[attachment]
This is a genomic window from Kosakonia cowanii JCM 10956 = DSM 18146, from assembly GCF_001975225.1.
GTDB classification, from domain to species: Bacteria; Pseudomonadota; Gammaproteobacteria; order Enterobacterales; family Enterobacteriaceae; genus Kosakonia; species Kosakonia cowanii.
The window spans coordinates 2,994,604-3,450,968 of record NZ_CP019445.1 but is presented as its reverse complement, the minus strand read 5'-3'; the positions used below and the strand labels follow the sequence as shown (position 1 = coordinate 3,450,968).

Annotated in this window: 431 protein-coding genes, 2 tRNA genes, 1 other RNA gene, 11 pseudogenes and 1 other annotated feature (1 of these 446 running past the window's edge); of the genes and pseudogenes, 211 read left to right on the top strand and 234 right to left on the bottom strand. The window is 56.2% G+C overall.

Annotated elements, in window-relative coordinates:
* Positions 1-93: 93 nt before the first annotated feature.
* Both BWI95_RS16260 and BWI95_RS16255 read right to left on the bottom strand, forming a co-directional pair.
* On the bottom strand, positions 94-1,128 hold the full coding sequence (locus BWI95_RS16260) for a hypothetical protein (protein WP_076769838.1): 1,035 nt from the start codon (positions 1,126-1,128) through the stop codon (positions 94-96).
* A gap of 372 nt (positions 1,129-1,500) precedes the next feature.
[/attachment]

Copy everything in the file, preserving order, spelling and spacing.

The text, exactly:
This is a genomic window from Kosakonia cowanii JCM 10956 = DSM 18146, from assembly GCF_001975225.1.
GTDB classification, from domain to species: Bacteria; Pseudomonadota; Gammaproteobacteria; order Enterobacterales; family Enterobacteriaceae; genus Kosakonia; species Kosakonia cowanii.
The window spans coordinates 2,994,604-3,450,968 of record NZ_CP019445.1 but is presented as its reverse complement, the minus strand read 5'-3'; the positions used below and the strand labels follow the sequence as shown (position 1 = coordinate 3,450,968).

Annotated in this window: 431 protein-coding genes, 2 tRNA genes, 1 other RNA gene, 11 pseudogenes and 1 other annotated feature (1 of these 446 running past the window's edge); of the genes and pseudogenes, 211 read left to right on the top strand and 234 right to left on the bottom strand. The window is 56.2% G+C overall.

Annotated elements, in window-relative coordinates:
* Positions 1-93: 93 nt before the first annotated feature.
* Both BWI95_RS16260 and BWI95_RS16255 read right to left on the bottom strand, forming a co-directional pair.
* On the bottom strand, positions 94-1,128 hold the full coding sequence (locus BWI95_RS16260) for a hypothetical protein (protein WP_076769838.1): 1,035 nt from the start codon (positions 1,126-1,128) through the stop codon (positions 94-96).
* A gap of 372 nt (positions 1,129-1,500) precedes the next feature.